The grassroots movement Idle No More is rapidly gaining indigenous and non-indigenous support as First Nations, Métis and Inuit people fight for their sovereignty in Canada.
While many of the movement’s supporters don’t want to restrict Idle No More’s message to Canadian lands, the bulk of the dissent is centred upon the federal government’s omnibus Bill C-45.
Critics of C-45 argue that it does not honour the treaties and it drastically eliminates protection of many lakes and rivers. However, as Jeff Denis wrote in the Toronto Star Dec. 20, “one could feel the movement brewing for years.”
Denis highlights actions Prime Minister Stephen Harper’s government has taken during its time in power that have pushed Canada’s aboriginal community to revolt.
“Since 2008, the Harper government has cut aboriginal health funding, gutted environmental review processes, ignored the more than 600 missing and murdered Indigenous women across Canada, withheld residential school documents from the Truth and Reconciliation Commission, abandoned land claim negotiations, and tried to defend its underfunding of First Nations schools and child welfare agencies.”
Harper was also criticized by many Canadians and federal opposition parties last year for his handling of a crisis in Attawapiskat, Ont.Attawapiskat Chief Theresa Spence, who has emerged as an icon for Idle No More, made headlines last year when she declared a state of emergency in the northern Ontario town located along James Bay. Spence, along with other community leaders, cited inadequate housing and a lack of electricity and running water as major problems that needed to be addressed before winter hit that year.
Harper removed Attawapiskat’s finances from the local government’s control and placed the town under third-party management. Federal opposition parties as well as Spence criticized this move and many opposition leaders urged Harper to visit the town, which he declined to do.
Now Spence has joined the Idle No More movement and has been on a hunger strike since Dec. 11, urging Harper and the Governor General to meet with her and other First Nations leaders. The strike, which Spence began one day after the movement’s National Day of Action, helped bring widespread media attention to Idle No More.
Idle No More was founded by four Saskatchewan women — Nina Wilson, Sylvia McAdam, Jessica Gordon and Sheelah McLean — and the movement held its first event on Nov. 10 at Station 20 West in Saskatoon. This first event was a small discussion — especially compared to the larger rallies held more recently — on Bill C-45. The next week, events were held across the province in Regina, Prince Albert and North Battleford as well as in Winnipeg.
The movement picked up a lot of its steam on Dec. 10 with the National Day of Action. The day of action, which occurred one week after First Nations chiefs were denied entrance into the House of Commons following an attempt to express their frustrations with C-45, saw protests held in Toronto, Vancouver, Saskatoon, Whitehorse and several other Canadian cities.
These cities, along with an increasing number of Canadian communities, have hosted numerous other rallies since Dec. 10.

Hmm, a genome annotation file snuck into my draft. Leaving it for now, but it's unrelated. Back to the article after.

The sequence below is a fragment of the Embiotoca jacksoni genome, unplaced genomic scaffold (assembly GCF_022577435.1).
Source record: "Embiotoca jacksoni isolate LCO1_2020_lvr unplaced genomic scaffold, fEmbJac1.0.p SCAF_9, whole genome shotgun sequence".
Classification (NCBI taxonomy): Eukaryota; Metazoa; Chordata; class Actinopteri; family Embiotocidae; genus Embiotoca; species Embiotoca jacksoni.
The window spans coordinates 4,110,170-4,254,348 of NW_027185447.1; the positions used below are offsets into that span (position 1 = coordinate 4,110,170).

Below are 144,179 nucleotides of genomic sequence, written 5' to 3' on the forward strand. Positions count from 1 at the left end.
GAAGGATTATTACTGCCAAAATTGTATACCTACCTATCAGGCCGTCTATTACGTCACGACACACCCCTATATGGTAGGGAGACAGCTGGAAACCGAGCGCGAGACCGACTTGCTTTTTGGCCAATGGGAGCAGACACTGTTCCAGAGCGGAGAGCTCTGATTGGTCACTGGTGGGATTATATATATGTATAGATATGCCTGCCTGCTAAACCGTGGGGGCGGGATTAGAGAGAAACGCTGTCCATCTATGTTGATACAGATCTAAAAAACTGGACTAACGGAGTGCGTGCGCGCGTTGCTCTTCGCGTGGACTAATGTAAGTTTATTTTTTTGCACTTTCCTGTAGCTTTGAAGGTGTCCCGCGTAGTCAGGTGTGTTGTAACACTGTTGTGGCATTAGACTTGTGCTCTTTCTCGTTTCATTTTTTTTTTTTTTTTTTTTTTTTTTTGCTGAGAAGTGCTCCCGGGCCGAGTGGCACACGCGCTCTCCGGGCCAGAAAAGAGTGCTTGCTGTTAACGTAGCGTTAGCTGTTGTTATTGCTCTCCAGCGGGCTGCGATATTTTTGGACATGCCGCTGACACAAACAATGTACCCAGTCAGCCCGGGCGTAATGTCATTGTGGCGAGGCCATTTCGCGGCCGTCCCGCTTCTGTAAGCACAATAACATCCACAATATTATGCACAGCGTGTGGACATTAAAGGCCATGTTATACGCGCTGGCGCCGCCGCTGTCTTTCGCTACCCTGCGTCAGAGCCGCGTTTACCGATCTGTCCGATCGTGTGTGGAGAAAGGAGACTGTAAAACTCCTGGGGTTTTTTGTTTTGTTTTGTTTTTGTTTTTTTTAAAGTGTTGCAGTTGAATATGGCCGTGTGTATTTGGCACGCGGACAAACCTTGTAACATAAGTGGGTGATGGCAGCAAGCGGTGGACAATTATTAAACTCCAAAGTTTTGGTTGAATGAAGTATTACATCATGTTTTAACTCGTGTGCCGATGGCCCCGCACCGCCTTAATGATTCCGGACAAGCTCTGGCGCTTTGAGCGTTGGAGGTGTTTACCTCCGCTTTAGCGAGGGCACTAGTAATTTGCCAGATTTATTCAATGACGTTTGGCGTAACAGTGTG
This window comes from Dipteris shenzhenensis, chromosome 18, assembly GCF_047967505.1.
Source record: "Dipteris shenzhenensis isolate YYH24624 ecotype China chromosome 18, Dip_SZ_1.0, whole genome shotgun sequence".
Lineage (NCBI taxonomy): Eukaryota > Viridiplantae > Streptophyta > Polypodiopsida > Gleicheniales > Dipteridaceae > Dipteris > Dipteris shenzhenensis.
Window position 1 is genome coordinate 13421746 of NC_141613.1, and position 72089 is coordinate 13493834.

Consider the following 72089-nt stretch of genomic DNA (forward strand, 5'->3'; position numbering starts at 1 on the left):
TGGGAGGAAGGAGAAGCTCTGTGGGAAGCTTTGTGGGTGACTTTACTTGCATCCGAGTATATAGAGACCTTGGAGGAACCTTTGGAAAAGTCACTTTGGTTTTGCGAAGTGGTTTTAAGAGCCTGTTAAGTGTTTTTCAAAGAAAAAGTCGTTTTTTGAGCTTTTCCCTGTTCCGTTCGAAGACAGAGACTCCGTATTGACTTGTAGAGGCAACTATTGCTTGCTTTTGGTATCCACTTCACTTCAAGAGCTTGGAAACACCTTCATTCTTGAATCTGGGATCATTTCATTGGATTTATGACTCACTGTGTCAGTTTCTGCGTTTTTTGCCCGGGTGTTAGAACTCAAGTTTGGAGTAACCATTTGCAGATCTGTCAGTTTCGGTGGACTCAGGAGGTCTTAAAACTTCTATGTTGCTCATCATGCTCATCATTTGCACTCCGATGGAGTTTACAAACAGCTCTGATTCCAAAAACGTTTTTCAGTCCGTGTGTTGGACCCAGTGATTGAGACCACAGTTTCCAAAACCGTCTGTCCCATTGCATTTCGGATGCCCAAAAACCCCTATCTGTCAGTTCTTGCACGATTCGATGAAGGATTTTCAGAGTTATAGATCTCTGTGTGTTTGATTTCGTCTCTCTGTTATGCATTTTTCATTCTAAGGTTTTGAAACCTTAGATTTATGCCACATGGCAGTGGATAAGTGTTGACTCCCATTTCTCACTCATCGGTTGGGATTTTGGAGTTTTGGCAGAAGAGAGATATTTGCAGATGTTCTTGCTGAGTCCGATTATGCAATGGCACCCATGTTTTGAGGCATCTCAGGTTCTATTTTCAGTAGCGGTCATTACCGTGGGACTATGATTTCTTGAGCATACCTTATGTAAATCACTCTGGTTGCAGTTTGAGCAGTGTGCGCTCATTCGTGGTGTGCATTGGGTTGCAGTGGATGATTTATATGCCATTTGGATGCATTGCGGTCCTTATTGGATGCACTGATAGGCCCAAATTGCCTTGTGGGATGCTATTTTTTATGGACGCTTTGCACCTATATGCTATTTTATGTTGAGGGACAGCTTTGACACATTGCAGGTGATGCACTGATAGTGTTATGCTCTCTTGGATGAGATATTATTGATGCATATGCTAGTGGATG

The movement has now spread into the U.S. and Europe as people all across the world use social media to express their solidarity with Idle No More.
Idle No More first crossed the border Dec. 21 when rallies were held in front of the Canadian Consulates in Los Angeles and San Francisco.[box type=”info” icon=”none”]
Senate passed Bill C-45 in the House of Commons Dec. 14. It will become law once the Governor General signs it.
The Idle No More movement and several other First Nations refuse to honour the bill. They claim that C-45 violates the United Nations Declaration on the Rights of Indigenous Peoples because it does not honour the treaties or indigenous sovereignty and because the federal government did not adequately consult with First Nations before instituting the legislation.
Idle No More spokesperson Eriel Deranger told Global News that changes to the Indian Act will make it easier for the federal government to remove land from the First Nations. She said that not only can the Minister of Aboriginal Affairs now call a referendum for land removal but also that the referendum’s results will stand no matter how few members of a First Nation attend — previously, a referendum had to include all members of a First Nation.
She also said that changes to the Navigable Waters Protection Act, Fisheries Act and Environmental Assessment Act will weaken Canada’s environmental laws.
The 130-year-old Navigable Waters Protection Act will be changed to the Navigation Protection Act, which will see thousands of Canadian lakes and rivers removed from federal protection. The government argues that the new act makes it easier to begin necessary infrastructure projects along waterways but Idle No More supporters believe the amendment too highly prioritizes industrial development over the environment.
C-45 critics also argue that changes to the Fisheries Act, which previously required companies to build new lakes or streams when one of their projects damaged waterways, will allow companies to opt out of these environmental commitments. They also argue that changes in the Environmental Assessment Act will too significantly relax the environmental review process. [/box]